The mighty Joel Schumacher has died at the age of 80. Having quietly battled cancer for a year, he finally succumbed to the disease. Movies In Focus has always been impressed by Schumacher’s visual flair and technique for storytelling. He’s a director who was sadly away from directing for too long and I’ll miss the type of mainstream films he directed.
As one of the all-time great directors, he helmed a wonderful selection of films that included everything from The Incredible Shrinking Woman to Batman. A former costume designer turned writer with The Wiz and Car Wash, Schumacher segued into directing with the aforementioned Lily Tomlin starrer. The openly gay Schumacher hit the big-time with the astute Brat Pack feature St Elmo’s Fire. The 1985 film helped launch the careers of Demi Moore, Rob Lowe, Andrew McCarthy and Emilio Estevez – and helping to launch careers was something that Schumacher would continue to do throughout his career.
Schumacher would go on to direct the seminal 1987 horror The Lost Boys after producer Richard Donner dropped out because it was too similar in tone to The Goonies. Schumacher upped the characters ages and darkened the tone to deliver an MTV-style vampire film that still hits the mark. Shrewd casting, great music and a witty script made it classic teen vampire film which entertains.
He followed that Vampire pic with the astute and well played Cousins starring Ted Danson and Isabella Rossellini. The director would follow that up with the tremendous Flatliners in 1990. The neon drenched hit film (produced by Michael Douglas) starred another great cast including Kiefer Sutherland, Julia Roberts, William Baldwin, Oliver Platt and Kevin Bacon. He later reunited with Roberts on the ill-fated 1991 film Dying Young. However, 1993’s Falling Down was a punchy and astute thriller with a career best turn by Michael Douglas and Schumacher followed that acclaimed film up with the hit John Grisham adaptation, The Client in 1994.
Schumacher took on the directing reins with Batman Forever in 1995. Recasting Michael Keaton’s Batman, with the younger and more athletic Val Kilmer, this version of Batman was more child-friendly and commercial, right down to Jim Carrey’s casting as The Riddler. The introduction of Robin also helped to lighten the character and Tommy Lee Jone’s Two-Face was a half-lightened version of his comic character. Financially more successful than Batman Returns, it appeared Schumacher’s neon lit Gotham City was what enthusiasts of the franchise desired. Then he delivered Batman and Robin.
With Kilmer filming The Saint (much to Schumacher’s annoyance) George Clooney was brought on board for a third incarnation of Batman. Batman was now once again a guest star in his own movie, this time in his own movie, due to the influx of villains such as Bat-Girl, Arnold Schwarzenegger’s Mr Freeze and Uma Thurman’s Poison Ivy. Effectively a plot-point-by-plot-point reworking of Batman Forever, Batman and Robin returned Batman to the camp caped-crusader of the 1960′s television series. The film was critically mauled and the low box office led to the franchise being left dormant. It’s a poor film but a tremendous visual feast.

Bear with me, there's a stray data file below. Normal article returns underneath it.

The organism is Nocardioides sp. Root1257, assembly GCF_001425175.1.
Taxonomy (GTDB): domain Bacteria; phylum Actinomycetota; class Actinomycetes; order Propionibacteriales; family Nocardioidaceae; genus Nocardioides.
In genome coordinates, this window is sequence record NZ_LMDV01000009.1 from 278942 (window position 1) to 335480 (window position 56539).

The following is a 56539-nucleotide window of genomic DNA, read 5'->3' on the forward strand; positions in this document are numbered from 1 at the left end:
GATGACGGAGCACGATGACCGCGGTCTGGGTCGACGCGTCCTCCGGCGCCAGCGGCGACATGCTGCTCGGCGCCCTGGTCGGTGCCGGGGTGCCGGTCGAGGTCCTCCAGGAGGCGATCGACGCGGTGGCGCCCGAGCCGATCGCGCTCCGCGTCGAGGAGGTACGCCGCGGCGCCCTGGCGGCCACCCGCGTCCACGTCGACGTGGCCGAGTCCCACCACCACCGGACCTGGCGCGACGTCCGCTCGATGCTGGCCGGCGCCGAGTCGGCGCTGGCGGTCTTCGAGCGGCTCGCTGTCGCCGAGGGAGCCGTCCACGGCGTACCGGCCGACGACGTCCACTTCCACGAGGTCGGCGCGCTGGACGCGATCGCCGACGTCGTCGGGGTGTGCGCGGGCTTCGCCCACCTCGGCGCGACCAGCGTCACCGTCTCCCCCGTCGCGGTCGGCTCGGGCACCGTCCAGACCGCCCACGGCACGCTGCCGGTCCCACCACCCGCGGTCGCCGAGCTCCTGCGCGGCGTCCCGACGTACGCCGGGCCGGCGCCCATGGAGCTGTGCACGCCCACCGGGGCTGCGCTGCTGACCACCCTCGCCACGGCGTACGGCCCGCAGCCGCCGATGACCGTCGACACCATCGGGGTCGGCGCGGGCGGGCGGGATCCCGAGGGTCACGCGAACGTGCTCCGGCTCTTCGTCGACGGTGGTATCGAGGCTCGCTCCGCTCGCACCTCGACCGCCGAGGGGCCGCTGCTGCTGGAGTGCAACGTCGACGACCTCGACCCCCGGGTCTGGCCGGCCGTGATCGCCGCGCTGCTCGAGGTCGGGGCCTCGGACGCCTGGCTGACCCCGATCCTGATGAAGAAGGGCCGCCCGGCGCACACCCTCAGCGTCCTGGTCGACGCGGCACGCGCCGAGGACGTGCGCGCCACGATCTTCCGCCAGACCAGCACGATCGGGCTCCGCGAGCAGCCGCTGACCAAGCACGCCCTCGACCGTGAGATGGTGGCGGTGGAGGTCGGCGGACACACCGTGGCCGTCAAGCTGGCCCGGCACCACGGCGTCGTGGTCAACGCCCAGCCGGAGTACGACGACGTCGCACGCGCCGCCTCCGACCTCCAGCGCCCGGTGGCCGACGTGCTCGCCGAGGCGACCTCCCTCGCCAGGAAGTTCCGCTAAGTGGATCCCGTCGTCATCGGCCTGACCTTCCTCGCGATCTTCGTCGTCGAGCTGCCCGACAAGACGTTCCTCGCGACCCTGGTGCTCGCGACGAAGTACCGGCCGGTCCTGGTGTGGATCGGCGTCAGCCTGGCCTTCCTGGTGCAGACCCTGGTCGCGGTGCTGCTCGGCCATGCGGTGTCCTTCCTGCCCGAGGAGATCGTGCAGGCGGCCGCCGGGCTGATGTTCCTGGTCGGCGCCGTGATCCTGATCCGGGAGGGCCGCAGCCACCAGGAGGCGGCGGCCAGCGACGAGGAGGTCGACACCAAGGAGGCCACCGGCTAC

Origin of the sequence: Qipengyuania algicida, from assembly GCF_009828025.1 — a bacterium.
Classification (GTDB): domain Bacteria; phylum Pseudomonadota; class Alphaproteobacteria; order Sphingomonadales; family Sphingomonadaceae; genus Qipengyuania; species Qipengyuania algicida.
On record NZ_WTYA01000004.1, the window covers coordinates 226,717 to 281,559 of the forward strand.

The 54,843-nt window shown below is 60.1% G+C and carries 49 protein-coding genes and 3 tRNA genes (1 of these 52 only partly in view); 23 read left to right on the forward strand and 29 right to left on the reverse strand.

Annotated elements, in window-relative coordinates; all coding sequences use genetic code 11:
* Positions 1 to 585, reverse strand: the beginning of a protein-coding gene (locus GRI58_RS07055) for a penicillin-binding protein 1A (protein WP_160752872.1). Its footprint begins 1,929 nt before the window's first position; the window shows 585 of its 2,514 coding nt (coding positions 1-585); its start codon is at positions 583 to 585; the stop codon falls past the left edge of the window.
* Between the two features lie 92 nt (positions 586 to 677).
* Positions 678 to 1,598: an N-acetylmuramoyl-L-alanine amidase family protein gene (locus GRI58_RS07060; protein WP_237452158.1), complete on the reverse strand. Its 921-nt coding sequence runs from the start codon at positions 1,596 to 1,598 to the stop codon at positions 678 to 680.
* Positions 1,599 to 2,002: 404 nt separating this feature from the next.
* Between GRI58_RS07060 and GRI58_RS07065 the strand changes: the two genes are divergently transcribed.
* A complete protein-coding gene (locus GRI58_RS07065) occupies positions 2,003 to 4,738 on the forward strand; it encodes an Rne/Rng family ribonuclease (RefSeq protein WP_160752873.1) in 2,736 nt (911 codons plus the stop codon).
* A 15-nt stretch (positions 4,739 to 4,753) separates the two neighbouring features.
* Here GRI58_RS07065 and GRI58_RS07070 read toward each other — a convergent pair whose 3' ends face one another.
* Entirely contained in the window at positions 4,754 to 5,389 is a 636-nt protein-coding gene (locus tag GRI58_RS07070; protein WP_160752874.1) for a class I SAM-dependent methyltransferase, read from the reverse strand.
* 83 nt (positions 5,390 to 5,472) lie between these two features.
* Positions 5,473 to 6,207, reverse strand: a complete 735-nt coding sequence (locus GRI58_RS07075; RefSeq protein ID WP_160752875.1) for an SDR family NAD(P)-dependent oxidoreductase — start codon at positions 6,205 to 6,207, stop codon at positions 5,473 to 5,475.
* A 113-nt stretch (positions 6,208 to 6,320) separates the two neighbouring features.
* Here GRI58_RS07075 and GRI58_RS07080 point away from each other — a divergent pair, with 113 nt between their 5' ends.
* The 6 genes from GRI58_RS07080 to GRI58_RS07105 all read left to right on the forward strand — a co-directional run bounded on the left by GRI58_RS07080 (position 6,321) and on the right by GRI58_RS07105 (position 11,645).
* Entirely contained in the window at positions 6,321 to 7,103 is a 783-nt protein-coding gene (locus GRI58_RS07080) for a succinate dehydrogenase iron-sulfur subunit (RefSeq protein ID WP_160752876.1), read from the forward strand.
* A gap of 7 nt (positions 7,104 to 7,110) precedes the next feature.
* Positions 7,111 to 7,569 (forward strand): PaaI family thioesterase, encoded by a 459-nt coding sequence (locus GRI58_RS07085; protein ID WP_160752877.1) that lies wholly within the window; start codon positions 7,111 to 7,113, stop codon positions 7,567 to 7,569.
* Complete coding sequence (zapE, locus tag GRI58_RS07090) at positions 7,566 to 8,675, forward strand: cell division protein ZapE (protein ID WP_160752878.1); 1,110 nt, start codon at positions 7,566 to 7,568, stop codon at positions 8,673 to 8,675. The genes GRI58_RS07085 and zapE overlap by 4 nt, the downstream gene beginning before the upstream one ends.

Schumacher directed the screen adaptation of John Grisham’s debut novel A Time To Kill in 1996, a film which launched the career of Matthew McConaughey that also starred Sandra Bullock, Samuel L. Jackson and Kevin Spacey, Ashley Judd, Kiefer and Donald Sutherland.
1998’s 8mm was Schumacher making amends for Batman and Robin. An Andrew Kevin Walker script with Nicolas Cage delivering one of his best performances, gave this gritty film an edge that most Hollywood studio productions don’t have. It also featured a strong supporting role from Joaquin Phoenix. While it might not be for everyone, it is a strong and powerful film.
1999 saw Schumacher deliver the delicious double whammy of Flawless and Tigerland. The former a wonderful comedy-drama and the latter a hard-hitting Vietnam-era drama which introduced the world to Colin Farrell. 2002 saw the Chris Rock/Anthony Hopkins misfire Bad Company and reunited with Farrell with the claustrophobic thriller Phonebook. 2003 saw Schumacher take on the tale of Irish Journalist Veronica Guerin and he followed that up with an adaptation of Andrew Lloyd Webber’s The Phantom Of The Opera a year later.
In 2007 Schumacher direct Jim Carrey in the thriller The Number 23 and in the 2009 Nazi horror Blood Creek starred Henry Cavill and Michael Fassbender. His final feature was the 2011 thriller Trespass starring Nicolas Cage and Nicole Kidman.
Schumacher ultimately rounded out his career with a pair of episodes of House Of Cards, showing that he still had a penchant for a bit of satire.
A master visual stylist, Joe Schumacher drew a lot of criticism for having films which were all style and no substance. However, the director delivered a plethora of films across multiple genres which often tackled difficult subjects. His neon drenched films were a sight to behold, while he was also able to tease out wonderful performances from his actors. In a time where many mainstream films are soulless endeavours, Joel Schumacher features remind us that commercial movies can also be rich and textured.
Joel Schumacher 1939 – 2020